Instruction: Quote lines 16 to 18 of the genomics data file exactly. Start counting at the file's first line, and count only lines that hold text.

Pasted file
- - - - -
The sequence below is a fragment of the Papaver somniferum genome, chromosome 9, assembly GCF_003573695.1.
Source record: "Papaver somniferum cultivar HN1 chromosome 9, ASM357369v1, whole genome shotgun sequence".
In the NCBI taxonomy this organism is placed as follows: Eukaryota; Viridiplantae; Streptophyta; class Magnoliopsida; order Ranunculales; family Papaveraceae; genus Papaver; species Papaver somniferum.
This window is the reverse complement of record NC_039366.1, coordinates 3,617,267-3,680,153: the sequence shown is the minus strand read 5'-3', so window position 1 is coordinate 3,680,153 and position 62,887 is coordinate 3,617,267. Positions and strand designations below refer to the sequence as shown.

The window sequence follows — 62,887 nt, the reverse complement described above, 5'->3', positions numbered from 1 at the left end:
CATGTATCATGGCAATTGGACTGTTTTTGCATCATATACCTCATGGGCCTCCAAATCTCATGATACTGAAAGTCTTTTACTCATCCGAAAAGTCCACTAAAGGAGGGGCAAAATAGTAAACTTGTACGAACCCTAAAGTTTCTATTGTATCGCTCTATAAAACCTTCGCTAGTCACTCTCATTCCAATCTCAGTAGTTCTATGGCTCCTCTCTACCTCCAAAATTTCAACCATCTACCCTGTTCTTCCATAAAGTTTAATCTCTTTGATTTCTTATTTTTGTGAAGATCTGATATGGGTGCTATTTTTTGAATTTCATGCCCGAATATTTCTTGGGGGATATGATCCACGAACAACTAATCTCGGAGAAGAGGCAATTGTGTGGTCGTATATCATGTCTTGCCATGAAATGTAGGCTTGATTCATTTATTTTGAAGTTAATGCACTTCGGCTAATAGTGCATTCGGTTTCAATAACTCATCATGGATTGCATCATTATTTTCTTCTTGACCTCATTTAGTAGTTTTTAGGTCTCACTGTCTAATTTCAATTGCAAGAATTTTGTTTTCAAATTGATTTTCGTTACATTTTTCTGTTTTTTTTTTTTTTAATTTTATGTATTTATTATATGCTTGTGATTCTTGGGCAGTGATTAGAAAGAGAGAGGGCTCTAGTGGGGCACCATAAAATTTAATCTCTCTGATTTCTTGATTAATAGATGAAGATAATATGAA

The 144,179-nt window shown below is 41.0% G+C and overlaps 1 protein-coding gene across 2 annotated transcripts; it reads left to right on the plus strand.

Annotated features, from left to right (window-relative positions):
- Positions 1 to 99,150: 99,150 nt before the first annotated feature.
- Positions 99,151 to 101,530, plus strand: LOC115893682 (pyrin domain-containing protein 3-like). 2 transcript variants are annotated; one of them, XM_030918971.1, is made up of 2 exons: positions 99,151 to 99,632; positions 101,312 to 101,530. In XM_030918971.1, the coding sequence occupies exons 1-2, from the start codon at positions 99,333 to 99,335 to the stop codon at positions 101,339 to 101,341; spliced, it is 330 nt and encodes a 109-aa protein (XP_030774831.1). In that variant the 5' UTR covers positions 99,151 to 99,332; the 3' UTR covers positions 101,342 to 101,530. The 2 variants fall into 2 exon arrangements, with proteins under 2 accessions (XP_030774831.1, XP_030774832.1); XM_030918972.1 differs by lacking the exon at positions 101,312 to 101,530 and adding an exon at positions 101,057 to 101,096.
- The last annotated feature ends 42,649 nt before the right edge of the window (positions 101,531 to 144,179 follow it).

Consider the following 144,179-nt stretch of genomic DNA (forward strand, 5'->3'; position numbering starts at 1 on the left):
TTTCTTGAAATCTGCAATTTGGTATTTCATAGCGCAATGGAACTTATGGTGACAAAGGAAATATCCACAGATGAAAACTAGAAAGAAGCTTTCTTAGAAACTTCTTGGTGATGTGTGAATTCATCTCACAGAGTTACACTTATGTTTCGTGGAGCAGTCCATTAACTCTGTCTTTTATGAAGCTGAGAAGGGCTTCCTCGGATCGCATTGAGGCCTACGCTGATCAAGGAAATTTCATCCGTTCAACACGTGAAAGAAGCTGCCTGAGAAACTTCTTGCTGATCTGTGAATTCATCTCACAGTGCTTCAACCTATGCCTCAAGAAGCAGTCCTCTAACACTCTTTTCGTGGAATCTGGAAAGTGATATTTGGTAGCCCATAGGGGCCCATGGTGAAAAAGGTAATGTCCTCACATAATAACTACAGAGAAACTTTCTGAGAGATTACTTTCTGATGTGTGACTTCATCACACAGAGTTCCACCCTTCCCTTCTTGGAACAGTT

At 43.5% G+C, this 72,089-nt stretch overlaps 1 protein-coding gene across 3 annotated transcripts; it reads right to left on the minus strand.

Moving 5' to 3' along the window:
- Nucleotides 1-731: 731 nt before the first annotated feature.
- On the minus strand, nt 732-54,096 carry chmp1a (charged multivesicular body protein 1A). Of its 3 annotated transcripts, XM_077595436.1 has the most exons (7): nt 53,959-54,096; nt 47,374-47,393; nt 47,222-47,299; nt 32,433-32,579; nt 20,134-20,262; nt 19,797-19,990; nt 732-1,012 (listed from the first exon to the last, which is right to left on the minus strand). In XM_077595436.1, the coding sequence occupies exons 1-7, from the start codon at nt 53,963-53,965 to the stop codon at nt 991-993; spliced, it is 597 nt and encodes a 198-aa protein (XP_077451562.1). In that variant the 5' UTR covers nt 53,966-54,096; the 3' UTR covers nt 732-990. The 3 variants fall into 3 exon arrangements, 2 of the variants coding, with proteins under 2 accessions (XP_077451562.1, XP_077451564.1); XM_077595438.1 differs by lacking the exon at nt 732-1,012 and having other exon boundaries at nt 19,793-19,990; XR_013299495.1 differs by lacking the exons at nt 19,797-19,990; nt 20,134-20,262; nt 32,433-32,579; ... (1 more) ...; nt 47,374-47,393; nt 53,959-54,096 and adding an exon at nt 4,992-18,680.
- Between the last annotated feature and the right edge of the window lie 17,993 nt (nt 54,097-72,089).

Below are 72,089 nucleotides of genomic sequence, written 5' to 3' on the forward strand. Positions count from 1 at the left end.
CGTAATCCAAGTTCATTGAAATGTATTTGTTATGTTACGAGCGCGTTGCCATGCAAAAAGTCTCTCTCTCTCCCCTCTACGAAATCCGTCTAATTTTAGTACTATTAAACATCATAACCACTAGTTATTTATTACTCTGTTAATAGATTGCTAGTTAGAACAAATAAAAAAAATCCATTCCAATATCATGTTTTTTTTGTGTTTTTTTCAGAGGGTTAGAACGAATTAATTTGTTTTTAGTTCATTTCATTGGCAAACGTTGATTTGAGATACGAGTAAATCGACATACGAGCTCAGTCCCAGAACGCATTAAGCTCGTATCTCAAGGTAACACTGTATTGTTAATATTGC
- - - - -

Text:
- Nucleotides 1-731: 731 nt before the first annotated feature.
- On the minus strand, nt 732-54,096 carry chmp1a (charged multivesicular body protein 1A). Of its 3 annotated transcripts, XM_077595436.1 has the most exons (7): nt 53,959-54,096; nt 47,374-47,393; nt 47,222-47,299; nt 32,433-32,579; nt 20,134-20,262; nt 19,797-19,990; nt 732-1,012 (listed from the first exon to the last, which is right to left on the minus strand). In XM_077595436.1, the coding sequence occupies exons 1-7, from the start codon at nt 53,963-53,965 to the stop codon at nt 991-993; spliced, it is 597 nt and encodes a 198-aa protein (XP_077451562.1). In that variant the 5' UTR covers nt 53,966-54,096; the 3' UTR covers nt 732-990. The 3 variants fall into 3 exon arrangements, 2 of the variants coding, with proteins under 2 accessions (XP_077451562.1, XP_077451564.1); XM_077595438.1 differs by lacking the exon at nt 732-1,012 and having other exon boundaries at nt 19,793-19,990; XR_013299495.1 differs by lacking the exons at nt 19,797-19,990; nt 20,134-20,262; nt 32,433-32,579; ... (1 more) ...; nt 47,374-47,393; nt 53,959-54,096 and adding an exon at nt 4,992-18,680.
- Between the last annotated feature and the right edge of the window lie 17,993 nt (nt 54,097-72,089).